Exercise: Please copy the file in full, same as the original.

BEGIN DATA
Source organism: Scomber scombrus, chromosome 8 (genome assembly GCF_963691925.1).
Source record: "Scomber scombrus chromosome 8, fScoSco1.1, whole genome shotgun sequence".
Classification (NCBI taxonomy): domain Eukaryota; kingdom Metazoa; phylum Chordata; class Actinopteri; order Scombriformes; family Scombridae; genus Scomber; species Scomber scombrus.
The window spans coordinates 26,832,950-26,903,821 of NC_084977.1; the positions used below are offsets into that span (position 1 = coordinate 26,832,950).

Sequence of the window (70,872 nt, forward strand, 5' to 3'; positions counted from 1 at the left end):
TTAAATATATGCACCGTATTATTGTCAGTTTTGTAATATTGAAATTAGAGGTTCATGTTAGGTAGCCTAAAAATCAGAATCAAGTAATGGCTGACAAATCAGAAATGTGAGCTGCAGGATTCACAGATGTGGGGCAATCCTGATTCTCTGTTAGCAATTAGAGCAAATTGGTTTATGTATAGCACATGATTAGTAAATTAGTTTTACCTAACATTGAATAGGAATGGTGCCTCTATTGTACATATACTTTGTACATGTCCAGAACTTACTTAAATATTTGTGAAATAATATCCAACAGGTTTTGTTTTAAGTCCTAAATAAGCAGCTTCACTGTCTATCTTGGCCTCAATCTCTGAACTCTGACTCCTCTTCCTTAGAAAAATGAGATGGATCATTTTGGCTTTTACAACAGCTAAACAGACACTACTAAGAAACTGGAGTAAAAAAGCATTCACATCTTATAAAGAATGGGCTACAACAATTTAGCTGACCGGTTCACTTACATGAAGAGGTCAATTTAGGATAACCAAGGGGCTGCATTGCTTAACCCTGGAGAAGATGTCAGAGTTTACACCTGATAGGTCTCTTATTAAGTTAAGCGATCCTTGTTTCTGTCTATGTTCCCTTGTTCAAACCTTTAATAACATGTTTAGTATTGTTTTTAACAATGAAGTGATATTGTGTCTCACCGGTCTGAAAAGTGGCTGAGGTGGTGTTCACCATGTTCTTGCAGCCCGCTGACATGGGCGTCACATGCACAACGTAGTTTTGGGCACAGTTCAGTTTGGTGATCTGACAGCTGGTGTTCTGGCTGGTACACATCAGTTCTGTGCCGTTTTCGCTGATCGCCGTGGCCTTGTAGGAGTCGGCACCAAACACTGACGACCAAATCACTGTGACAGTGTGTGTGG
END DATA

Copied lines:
Source organism: Scomber scombrus, chromosome 8 (genome assembly GCF_963691925.1).
Source record: "Scomber scombrus chromosome 8, fScoSco1.1, whole genome shotgun sequence".
Classification (NCBI taxonomy): domain Eukaryota; kingdom Metazoa; phylum Chordata; class Actinopteri; order Scombriformes; family Scombridae; genus Scomber; species Scomber scombrus.
The window spans coordinates 26,832,950-26,903,821 of NC_084977.1; the positions used below are offsets into that span (position 1 = coordinate 26,832,950).

Sequence of the window (70,872 nt, forward strand, 5' to 3'; positions counted from 1 at the left end):
TTAAATATATGCACCGTATTATTGTCAGTTTTGTAATATTGAAATTAGAGGTTCATGTTAGGTAGCCTAAAAATCAGAATCAAGTAATGGCTGACAAATCAGAAATGTGAGCTGCAGGATTCACAGATGTGGGGCAATCCTGATTCTCTGTTAGCAATTAGAGCAAATTGGTTTATGTATAGCACATGATTAGTAAATTAGTTTTACCTAACATTGAATAGGAATGGTGCCTCTATTGTACATATACTTTGTACATGTCCAGAACTTACTTAAATATTTGTGAAATAATATCCAACAGGTTTTGTTTTAAGTCCTAAATAAGCAGCTTCACTGTCTATCTTGGCCTCAATCTCTGAACTCTGACTCCTCTTCCTTAGAAAAATGAGATGGATCATTTTGGCTTTTACAACAGCTAAACAGACACTACTAAGAAACTGGAGTAAAAAAGCATTCACATCTTATAAAGAATGGGCTACAACAATTTAGCTGACCGGTTCACTTACATGAAGAGGTCAATTTAGGATAACCAAGGGGCTGCATTGCTTAACCCTGGAGAAGATGTCAGAGTTTACACCTGATAGGTCTCTTATTAAGTTAAGCGATCCTTGTTTCTGTCTATGTTCCCTTGTTCAAACCTTTAATAACATGTTTAGTATTGTTTTTAACAATGAAGTGATATTGTGTCTCACCGGTCTGAAAAGTGGCTGAGGTGGTGTTCACCATGTTCTTGCAGCCCGCTGACATGGGCGTCACATGCACAACGTAGTTTTGGGCACAGTTCAGTTTGGTGATCTGACAGCTGGTGTTCTGGCTGGTACACATCAGTTCTGTGCCGTTTTCGCTGATCGCCGTGGCCTTGTAGGAGTCGGCACCAAACACTGACGACCAAATCACTGTGACAGTGTGTGTGG